by Phil Ambroziak
The ability to do what you love is reward enough.
That’s how long-time Goodsoil resident Clara Hankey feels, but, in spite of this, Hankey was still recognized recently for her half-century of contributions made to Canada’s newspaper industry. Hankey, who formerly wrote for the Meadow Lake Progress and today still submits a regular column to the Beaver River Banner, was in attendance for this past weekend’s Saskatchewan Weekly Newspaper Association (SWNA) convention in Saskatoon where she was presented with the Golden Quill Award on behalf of the Canadian Community Newspapers Association (CCNA). The Golden Quill is presented to an individual who has been actively engaged or has made a substantial contribution to the newspaper industry for 50 years or more.
“I’m rather humbled,” Hankey noted with regard to the honour. “I simply write because I love to write.”
Born in Tuzina, Czechoslovakia to German-Hungarians Joseph and Klara Greschner, Hankey and her family came to Canada when she was two years old. They resided in west-central Saskatchewan before moving to the area later known as Goodsoil in 1930. In 1948, she married Francis Hankey, a Second World War veteran, and together they raised six children.
“I started writing in 1966 and my first report was on the grand opening of our local hospital here in Goodsoil,” Hankey said. “After that, I thought to myself, ‘why not keep writing?’”
Goodsoil, Hankey added, was settled by people who were mostly in their 30s at the time. So, by the time she started writing, many were getting older and could not attend community events as much as they would have in the past. Reporting on the goings on in Goodsoil and area, she said, was a way for her to help these individuals to keep on top of the local news and feel as though they were still part of the community as a whole.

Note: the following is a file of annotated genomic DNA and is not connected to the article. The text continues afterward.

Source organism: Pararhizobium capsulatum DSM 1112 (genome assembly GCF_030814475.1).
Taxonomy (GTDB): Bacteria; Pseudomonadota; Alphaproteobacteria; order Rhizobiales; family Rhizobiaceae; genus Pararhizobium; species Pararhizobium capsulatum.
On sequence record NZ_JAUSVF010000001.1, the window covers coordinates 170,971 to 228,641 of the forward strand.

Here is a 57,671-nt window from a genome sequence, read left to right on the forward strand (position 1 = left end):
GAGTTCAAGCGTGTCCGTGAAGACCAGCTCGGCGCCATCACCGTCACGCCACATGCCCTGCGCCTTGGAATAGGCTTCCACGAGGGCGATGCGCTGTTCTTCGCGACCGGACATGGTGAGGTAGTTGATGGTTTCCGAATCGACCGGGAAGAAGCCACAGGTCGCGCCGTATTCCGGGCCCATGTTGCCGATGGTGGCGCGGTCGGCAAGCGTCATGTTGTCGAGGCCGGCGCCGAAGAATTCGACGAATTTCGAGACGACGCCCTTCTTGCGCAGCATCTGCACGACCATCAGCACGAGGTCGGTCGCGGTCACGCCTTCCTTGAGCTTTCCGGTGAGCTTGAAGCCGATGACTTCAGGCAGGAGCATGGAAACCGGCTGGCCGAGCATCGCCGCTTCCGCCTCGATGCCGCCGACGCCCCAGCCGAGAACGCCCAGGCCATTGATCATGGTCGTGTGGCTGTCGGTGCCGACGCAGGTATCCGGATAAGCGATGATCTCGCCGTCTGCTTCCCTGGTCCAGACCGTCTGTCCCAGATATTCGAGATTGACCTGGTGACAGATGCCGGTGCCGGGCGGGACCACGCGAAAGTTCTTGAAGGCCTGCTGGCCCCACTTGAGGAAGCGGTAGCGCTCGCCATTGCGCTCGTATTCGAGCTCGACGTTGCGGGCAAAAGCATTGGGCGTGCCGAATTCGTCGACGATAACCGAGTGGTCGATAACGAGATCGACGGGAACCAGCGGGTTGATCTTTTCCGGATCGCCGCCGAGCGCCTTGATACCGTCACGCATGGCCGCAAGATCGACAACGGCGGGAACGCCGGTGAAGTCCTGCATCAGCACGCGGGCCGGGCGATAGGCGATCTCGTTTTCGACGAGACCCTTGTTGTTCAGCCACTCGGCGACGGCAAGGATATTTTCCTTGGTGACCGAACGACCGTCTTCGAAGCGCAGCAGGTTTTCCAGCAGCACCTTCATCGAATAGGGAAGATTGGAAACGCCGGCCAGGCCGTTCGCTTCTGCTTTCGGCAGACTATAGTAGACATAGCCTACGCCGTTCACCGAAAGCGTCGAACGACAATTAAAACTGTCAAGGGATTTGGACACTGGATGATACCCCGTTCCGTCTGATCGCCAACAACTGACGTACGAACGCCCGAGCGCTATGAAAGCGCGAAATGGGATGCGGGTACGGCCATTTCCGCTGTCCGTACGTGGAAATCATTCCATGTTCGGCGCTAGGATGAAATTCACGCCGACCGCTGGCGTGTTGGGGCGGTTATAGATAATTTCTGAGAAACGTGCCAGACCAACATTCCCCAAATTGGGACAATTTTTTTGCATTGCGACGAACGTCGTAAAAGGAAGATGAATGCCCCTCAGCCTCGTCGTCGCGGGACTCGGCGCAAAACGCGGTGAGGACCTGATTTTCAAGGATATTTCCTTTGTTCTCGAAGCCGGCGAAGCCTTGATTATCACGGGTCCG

“I just decided to write another column, and another and another, and it just kept going from there,” Hankey said.
In addition to her newspaper work, Hankey also served as postmaster of the Goodsoil post office for 36 years starting in 1960. While working for the Meadow Lake Progress, she also had an opportunity to contribute to special edition of The Weyburn Review. Her task was to write about what it was like to be a correspondent from a small community. Her story and photo ended up being the feature article in the edition.
These days, Hankey, who turns 90 years old this Monday (May 2), has not been able to take in as many community events as she once did. However, she still finds stories to write about while reminiscing about events from years past. Her readers enjoy remembering how things were “back in the day.”
“I definitely plan to keep writing,” she said. “I enjoy it more now than I did before because, at my age, I’m not afraid to say whatever it is I want. My imagination is still very good and my memory is excellent.”
As for receiving the Golden Quill, Hankey said it was a wonderful experience.
“But, I’m not going to let it go to my head,” she noted. “I’m still myself and I intend to stay that way.”